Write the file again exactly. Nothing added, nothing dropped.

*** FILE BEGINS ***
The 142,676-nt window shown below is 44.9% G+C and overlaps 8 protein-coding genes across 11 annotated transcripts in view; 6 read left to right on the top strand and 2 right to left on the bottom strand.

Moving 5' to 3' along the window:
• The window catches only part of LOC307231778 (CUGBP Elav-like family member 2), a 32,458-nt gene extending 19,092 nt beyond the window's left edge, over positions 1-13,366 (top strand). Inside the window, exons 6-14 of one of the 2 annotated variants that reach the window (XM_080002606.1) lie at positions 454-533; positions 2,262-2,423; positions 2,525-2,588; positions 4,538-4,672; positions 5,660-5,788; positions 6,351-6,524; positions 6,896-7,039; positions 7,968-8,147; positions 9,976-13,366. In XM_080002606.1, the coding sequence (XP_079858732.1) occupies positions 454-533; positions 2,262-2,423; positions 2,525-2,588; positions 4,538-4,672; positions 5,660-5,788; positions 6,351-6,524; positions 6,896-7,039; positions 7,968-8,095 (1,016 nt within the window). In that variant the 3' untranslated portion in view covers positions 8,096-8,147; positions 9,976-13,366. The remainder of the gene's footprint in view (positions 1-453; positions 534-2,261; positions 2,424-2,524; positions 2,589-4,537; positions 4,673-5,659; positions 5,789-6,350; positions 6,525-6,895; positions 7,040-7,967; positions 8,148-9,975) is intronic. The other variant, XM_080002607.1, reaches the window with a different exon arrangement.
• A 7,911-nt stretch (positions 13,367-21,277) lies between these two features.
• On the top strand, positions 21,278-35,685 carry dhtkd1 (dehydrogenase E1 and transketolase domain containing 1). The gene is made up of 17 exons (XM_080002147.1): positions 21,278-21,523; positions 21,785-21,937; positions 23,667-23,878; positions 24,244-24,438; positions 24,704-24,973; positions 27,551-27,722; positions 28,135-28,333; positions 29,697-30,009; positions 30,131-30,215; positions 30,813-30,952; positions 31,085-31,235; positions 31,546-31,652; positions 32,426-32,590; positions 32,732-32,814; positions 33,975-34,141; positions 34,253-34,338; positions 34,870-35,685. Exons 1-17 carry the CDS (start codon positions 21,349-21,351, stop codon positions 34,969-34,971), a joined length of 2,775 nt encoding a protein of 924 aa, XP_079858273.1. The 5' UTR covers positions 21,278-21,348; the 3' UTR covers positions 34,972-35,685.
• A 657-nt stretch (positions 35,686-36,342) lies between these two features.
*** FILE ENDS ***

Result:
The 142,676-nt window shown below is 44.9% G+C and overlaps 8 protein-coding genes across 11 annotated transcripts in view; 6 read left to right on the top strand and 2 right to left on the bottom strand.

Moving 5' to 3' along the window:
• The window catches only part of LOC307231778 (CUGBP Elav-like family member 2), a 32,458-nt gene extending 19,092 nt beyond the window's left edge, over positions 1-13,366 (top strand). Inside the window, exons 6-14 of one of the 2 annotated variants that reach the window (XM_080002606.1) lie at positions 454-533; positions 2,262-2,423; positions 2,525-2,588; positions 4,538-4,672; positions 5,660-5,788; positions 6,351-6,524; positions 6,896-7,039; positions 7,968-8,147; positions 9,976-13,366. In XM_080002606.1, the coding sequence (XP_079858732.1) occupies positions 454-533; positions 2,262-2,423; positions 2,525-2,588; positions 4,538-4,672; positions 5,660-5,788; positions 6,351-6,524; positions 6,896-7,039; positions 7,968-8,095 (1,016 nt within the window). In that variant the 3' untranslated portion in view covers positions 8,096-8,147; positions 9,976-13,366. The remainder of the gene's footprint in view (positions 1-453; positions 534-2,261; positions 2,424-2,524; positions 2,589-4,537; positions 4,673-5,659; positions 5,789-6,350; positions 6,525-6,895; positions 7,040-7,967; positions 8,148-9,975) is intronic. The other variant, XM_080002607.1, reaches the window with a different exon arrangement.
• A 7,911-nt stretch (positions 13,367-21,277) lies between these two features.
• On the top strand, positions 21,278-35,685 carry dhtkd1 (dehydrogenase E1 and transketolase domain containing 1). The gene is made up of 17 exons (XM_080002147.1): positions 21,278-21,523; positions 21,785-21,937; positions 23,667-23,878; positions 24,244-24,438; positions 24,704-24,973; positions 27,551-27,722; positions 28,135-28,333; positions 29,697-30,009; positions 30,131-30,215; positions 30,813-30,952; positions 31,085-31,235; positions 31,546-31,652; positions 32,426-32,590; positions 32,732-32,814; positions 33,975-34,141; positions 34,253-34,338; positions 34,870-35,685. Exons 1-17 carry the CDS (start codon positions 21,349-21,351, stop codon positions 34,969-34,971), a joined length of 2,775 nt encoding a protein of 924 aa, XP_079858273.1. The 5' UTR covers positions 21,278-21,348; the 3' UTR covers positions 34,972-35,685.
• A 657-nt stretch (positions 35,686-36,342) lies between these two features.